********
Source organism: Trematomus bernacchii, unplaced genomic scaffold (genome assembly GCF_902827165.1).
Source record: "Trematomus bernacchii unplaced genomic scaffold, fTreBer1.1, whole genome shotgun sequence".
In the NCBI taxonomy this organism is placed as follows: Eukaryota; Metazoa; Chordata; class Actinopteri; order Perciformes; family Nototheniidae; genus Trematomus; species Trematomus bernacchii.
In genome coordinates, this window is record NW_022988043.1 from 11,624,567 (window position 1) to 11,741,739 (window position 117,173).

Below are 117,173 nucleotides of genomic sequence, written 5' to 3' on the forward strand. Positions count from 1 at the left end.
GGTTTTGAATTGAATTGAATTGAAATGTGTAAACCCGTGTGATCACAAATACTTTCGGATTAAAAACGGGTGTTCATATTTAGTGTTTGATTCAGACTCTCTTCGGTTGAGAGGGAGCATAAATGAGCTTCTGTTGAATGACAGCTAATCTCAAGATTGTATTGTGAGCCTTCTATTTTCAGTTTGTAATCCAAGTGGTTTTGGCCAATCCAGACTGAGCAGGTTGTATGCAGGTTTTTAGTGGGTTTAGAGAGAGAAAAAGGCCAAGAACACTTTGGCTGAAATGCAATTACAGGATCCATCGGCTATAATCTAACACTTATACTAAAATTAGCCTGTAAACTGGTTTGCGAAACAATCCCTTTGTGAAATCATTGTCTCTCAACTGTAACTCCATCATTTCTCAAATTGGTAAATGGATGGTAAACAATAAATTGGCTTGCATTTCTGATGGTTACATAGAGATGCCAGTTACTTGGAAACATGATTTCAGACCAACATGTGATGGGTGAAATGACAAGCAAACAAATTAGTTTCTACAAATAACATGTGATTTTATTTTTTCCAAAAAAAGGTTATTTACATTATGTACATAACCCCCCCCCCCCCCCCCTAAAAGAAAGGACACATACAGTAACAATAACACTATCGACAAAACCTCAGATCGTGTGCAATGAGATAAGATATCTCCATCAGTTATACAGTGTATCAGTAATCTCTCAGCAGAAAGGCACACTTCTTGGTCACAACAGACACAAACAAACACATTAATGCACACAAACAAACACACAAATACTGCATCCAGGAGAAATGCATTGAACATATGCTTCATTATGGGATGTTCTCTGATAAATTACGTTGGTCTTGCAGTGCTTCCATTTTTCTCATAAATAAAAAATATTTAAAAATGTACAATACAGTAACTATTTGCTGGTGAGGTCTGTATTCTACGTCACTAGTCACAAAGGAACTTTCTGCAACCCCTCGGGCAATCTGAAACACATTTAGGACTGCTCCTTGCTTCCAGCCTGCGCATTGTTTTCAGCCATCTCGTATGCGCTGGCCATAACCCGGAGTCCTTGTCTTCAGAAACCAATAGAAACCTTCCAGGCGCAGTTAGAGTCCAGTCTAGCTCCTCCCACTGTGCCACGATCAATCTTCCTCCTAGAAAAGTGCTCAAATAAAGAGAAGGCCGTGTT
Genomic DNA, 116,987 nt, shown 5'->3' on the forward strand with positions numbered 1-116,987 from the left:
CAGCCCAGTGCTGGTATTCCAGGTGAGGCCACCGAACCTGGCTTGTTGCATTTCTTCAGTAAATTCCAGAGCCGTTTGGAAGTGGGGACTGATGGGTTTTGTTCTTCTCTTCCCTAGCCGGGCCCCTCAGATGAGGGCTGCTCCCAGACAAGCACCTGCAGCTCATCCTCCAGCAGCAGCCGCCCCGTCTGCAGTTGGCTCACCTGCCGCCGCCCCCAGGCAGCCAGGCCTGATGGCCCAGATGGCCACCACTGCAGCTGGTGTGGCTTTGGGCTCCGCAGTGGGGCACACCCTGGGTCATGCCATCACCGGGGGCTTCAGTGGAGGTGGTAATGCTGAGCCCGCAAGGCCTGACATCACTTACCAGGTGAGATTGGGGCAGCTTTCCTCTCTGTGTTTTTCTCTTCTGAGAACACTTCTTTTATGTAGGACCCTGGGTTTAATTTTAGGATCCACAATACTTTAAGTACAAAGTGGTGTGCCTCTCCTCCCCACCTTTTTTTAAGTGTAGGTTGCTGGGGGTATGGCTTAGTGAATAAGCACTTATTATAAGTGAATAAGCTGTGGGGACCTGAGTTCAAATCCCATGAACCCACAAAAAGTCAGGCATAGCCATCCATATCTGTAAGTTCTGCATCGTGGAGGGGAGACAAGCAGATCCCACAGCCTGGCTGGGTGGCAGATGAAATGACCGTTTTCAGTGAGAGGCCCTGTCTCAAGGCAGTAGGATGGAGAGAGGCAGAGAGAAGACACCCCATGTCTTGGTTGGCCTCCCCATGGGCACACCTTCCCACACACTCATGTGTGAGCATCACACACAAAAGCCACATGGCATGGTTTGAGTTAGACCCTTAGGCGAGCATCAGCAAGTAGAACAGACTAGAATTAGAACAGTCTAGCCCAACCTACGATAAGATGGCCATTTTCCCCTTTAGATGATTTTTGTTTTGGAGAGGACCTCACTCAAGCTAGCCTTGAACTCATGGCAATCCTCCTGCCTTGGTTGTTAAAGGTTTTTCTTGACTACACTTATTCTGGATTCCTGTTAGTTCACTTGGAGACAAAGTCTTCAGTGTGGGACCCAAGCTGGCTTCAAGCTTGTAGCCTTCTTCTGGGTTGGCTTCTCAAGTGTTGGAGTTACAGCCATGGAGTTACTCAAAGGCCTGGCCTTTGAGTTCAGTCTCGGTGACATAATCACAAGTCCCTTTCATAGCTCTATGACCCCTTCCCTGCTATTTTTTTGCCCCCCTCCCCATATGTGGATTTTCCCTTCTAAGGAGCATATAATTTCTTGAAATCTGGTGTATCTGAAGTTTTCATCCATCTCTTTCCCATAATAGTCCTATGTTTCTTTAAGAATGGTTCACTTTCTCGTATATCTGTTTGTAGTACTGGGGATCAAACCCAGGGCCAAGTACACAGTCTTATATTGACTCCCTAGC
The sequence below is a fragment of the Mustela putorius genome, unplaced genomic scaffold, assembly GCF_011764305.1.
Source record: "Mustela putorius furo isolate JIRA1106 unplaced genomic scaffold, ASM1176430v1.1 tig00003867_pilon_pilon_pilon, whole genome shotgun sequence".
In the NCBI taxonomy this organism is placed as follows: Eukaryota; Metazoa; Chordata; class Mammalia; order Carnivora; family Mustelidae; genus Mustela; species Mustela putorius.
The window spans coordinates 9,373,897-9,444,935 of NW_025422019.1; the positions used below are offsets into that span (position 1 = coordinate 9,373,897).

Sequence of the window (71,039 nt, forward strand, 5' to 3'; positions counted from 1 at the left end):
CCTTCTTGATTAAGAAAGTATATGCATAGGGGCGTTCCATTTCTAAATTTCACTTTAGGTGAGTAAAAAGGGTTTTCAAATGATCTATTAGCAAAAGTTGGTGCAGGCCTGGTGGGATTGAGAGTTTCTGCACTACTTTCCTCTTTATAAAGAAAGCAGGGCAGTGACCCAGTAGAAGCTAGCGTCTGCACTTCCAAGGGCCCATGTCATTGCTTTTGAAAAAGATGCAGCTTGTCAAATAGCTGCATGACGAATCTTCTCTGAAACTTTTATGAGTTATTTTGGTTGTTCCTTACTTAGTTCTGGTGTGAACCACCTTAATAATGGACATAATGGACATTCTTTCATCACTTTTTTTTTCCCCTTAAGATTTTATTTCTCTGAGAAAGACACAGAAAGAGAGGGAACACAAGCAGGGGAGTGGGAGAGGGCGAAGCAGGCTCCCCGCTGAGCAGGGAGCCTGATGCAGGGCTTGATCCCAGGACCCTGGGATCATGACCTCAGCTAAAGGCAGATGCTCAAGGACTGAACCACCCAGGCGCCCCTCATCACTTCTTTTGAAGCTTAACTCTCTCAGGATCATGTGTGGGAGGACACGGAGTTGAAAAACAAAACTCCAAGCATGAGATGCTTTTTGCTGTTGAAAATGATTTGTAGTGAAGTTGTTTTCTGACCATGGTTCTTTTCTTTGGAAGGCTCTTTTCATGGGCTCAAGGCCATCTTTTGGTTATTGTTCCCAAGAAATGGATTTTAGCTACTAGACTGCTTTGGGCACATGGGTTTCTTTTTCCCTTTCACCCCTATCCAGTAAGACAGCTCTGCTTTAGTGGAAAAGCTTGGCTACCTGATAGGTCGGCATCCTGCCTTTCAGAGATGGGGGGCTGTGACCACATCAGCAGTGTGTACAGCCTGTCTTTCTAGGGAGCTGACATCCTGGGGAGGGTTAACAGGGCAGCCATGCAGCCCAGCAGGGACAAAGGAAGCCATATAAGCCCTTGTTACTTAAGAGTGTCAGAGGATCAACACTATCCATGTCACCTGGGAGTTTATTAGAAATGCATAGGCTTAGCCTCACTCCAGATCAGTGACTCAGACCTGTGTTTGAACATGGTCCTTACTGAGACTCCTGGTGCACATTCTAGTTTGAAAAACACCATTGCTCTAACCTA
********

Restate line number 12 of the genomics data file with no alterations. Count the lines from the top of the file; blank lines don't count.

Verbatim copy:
The window spans coordinates 9,373,897-9,444,935 of NW_025422019.1; the positions used below are offsets into that span (position 1 = coordinate 9,373,897).